Indian Cowboy offers captivating storytelling and an immigrant Everyman


By Sharon Parker
Mixed Blood Theatre turns its stage over to the capable hands, feet, and many voices of actor-writer Zaraawar Mistry to present his long-incubated one-man show, Indian Cowboy. On a candlelit stage, main character/narrator Gayomar Katrak, a kind of immigrant Everyman (indeed, his nickname in America is “Guy”), regales the audience with a series of stories about his beginnings as a foundling in India, his immigration to America, and his many encounters with fellow immigrants and native-born Americans, whose own experiences and perceptions (and misperceptions) add both humor and layers of meaning to the story.

Mistry’s skill as a storyteller, and his talent for voices–especially accents–along with his commanding stage presence kept our audience riveted throughout the performance, and ended with a satisfying feeling of having had just enough, while still leaving questions and mysteries for us to ponder. There is much here of the universal human experience, of the immigrant experience, and other matters of depth, but one’s overall impression is of truly excellent storytelling woven with a fine balance of humor and compasssion.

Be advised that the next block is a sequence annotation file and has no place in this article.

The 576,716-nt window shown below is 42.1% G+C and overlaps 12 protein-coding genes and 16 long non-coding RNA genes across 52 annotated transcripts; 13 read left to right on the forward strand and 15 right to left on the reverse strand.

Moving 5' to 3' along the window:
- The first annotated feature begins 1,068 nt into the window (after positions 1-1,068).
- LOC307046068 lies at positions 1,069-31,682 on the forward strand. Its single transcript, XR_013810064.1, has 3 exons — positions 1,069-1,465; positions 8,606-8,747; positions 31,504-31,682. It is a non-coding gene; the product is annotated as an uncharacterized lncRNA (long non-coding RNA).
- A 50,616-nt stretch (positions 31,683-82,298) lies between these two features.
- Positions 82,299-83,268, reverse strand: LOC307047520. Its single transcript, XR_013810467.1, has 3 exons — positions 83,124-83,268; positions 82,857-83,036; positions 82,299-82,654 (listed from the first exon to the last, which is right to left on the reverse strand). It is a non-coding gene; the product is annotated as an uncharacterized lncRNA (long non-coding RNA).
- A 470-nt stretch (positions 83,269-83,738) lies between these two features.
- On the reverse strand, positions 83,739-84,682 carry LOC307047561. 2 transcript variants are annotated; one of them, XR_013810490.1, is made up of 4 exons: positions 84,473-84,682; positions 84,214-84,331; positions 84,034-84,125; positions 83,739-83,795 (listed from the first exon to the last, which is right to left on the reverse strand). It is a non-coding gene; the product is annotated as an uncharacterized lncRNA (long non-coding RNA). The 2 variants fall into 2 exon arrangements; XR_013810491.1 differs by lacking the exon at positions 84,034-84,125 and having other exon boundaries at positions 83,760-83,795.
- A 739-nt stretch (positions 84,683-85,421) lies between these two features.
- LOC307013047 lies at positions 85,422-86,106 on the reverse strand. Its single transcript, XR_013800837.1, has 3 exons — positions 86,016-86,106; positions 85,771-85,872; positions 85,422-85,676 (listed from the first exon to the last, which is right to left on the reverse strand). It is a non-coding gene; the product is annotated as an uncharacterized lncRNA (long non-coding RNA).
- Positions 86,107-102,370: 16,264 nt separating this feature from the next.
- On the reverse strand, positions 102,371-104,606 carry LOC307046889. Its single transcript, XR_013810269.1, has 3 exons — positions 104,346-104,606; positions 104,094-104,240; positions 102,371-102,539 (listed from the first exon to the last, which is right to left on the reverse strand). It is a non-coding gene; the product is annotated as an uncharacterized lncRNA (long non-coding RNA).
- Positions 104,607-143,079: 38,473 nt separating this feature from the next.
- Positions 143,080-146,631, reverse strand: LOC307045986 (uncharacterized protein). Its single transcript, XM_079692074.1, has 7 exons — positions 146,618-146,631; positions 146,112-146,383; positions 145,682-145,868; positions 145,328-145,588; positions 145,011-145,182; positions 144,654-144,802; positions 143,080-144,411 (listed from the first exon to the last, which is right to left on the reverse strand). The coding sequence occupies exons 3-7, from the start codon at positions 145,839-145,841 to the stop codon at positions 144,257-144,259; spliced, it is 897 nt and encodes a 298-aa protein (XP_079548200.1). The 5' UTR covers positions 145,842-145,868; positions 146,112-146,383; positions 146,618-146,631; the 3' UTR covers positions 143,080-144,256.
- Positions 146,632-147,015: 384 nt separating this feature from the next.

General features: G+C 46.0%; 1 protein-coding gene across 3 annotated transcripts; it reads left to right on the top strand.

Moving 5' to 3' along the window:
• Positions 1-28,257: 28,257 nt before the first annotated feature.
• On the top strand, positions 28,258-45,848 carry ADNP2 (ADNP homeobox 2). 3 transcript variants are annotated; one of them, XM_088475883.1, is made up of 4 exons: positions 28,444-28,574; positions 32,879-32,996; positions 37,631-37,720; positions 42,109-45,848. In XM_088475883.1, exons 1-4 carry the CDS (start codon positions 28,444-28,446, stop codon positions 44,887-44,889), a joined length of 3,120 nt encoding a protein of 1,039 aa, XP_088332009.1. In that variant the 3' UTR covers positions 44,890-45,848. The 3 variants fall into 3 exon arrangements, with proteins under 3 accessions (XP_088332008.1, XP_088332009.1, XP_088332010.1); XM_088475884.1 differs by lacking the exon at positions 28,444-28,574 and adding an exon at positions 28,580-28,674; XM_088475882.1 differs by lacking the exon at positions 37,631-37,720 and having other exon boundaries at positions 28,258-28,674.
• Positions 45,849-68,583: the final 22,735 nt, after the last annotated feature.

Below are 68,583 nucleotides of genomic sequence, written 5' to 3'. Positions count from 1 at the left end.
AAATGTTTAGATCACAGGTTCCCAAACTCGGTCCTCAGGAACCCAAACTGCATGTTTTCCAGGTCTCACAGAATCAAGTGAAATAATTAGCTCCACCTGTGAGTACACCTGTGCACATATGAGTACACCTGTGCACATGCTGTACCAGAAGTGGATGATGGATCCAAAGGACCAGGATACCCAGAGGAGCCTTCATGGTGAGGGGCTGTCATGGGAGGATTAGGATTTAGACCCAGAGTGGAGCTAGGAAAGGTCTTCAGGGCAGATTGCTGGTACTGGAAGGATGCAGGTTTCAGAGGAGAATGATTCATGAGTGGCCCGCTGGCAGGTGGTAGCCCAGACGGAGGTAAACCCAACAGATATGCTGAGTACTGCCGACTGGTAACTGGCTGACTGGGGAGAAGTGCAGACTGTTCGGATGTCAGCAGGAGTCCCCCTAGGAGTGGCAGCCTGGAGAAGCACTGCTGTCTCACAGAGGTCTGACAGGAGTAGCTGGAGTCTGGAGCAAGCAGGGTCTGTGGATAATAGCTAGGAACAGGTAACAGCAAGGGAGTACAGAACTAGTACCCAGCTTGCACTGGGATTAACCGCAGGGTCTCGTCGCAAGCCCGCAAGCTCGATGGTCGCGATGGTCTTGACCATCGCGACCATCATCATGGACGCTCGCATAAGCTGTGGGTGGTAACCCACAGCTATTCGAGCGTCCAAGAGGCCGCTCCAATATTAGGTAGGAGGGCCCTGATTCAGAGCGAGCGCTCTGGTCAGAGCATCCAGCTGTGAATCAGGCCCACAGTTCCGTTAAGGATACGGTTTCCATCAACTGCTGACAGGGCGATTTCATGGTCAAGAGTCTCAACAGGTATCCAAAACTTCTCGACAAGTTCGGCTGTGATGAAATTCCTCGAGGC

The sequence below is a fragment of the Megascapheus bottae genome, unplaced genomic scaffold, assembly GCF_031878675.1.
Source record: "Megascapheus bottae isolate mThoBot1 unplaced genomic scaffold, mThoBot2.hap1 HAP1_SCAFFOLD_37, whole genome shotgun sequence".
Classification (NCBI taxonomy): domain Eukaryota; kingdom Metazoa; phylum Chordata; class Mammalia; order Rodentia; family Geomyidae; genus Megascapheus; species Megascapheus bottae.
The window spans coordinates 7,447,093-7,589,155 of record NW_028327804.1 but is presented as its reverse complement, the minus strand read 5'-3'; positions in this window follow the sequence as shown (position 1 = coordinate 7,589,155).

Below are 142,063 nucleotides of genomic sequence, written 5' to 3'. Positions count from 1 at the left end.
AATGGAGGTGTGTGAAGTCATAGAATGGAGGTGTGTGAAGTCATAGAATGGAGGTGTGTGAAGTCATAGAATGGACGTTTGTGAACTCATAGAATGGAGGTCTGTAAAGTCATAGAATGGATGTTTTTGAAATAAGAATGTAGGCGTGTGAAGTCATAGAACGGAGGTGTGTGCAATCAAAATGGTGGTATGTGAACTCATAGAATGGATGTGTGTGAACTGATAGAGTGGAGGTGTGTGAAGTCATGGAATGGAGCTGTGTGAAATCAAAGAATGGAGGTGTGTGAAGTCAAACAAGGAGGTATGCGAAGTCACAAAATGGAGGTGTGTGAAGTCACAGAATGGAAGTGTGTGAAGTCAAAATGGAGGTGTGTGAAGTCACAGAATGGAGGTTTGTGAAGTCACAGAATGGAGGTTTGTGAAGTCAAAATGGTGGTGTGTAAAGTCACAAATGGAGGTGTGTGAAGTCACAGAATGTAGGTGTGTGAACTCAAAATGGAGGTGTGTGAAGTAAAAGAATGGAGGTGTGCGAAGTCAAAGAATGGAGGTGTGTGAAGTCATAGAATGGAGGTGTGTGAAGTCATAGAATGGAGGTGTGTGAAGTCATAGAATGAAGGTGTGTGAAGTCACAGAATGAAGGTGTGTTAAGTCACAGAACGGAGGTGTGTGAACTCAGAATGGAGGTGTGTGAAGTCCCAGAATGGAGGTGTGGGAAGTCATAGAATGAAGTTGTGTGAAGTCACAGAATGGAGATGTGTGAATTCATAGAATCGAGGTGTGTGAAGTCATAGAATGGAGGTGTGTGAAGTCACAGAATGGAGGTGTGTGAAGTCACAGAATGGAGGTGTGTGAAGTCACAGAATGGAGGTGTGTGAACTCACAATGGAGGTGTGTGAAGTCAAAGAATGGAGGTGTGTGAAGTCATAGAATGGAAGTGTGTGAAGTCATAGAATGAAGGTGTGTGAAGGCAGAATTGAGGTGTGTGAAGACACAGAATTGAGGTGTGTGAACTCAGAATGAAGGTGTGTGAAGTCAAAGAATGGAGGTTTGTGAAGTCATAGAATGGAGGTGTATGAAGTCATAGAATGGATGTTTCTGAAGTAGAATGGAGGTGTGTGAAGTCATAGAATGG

Mistry is co-founder of the Center for Independent Artists in South Minneapolis (, and has worked as actor, director, writer and more in several Twin Cities theaters, including the Children’s Theatre, Ragamala Music and Dance, Mu Performing Arts, and the Guthrie. According to the program for this show, he and his wife, Leslye Orr, are now working to set up a performing arts studio in St. Paul.

Performances of Indian Cowboy take place on Weds.-Sat., 7:30 p.m., Suns. 3 p.m., through Feb. 12. Tickets cost $11–$28. Mixed Blood Theatre, 1501 S. Fourth St., Mpls., 612/338-6131,